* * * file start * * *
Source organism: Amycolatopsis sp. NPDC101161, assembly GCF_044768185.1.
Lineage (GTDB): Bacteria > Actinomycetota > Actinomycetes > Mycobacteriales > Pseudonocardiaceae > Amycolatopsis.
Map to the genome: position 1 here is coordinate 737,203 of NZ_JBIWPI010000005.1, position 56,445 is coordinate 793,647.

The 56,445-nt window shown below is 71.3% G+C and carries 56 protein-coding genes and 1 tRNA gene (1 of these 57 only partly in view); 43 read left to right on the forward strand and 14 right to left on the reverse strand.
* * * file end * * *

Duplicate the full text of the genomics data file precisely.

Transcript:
Source organism: Amycolatopsis sp. NPDC101161, assembly GCF_044768185.1.
Lineage (GTDB): Bacteria > Actinomycetota > Actinomycetes > Mycobacteriales > Pseudonocardiaceae > Amycolatopsis.
Map to the genome: position 1 here is coordinate 737,203 of NZ_JBIWPI010000005.1, position 56,445 is coordinate 793,647.

The 56,445-nt window shown below is 71.3% G+C and carries 56 protein-coding genes and 1 tRNA gene (1 of these 57 only partly in view); 43 read left to right on the forward strand and 14 right to left on the reverse strand.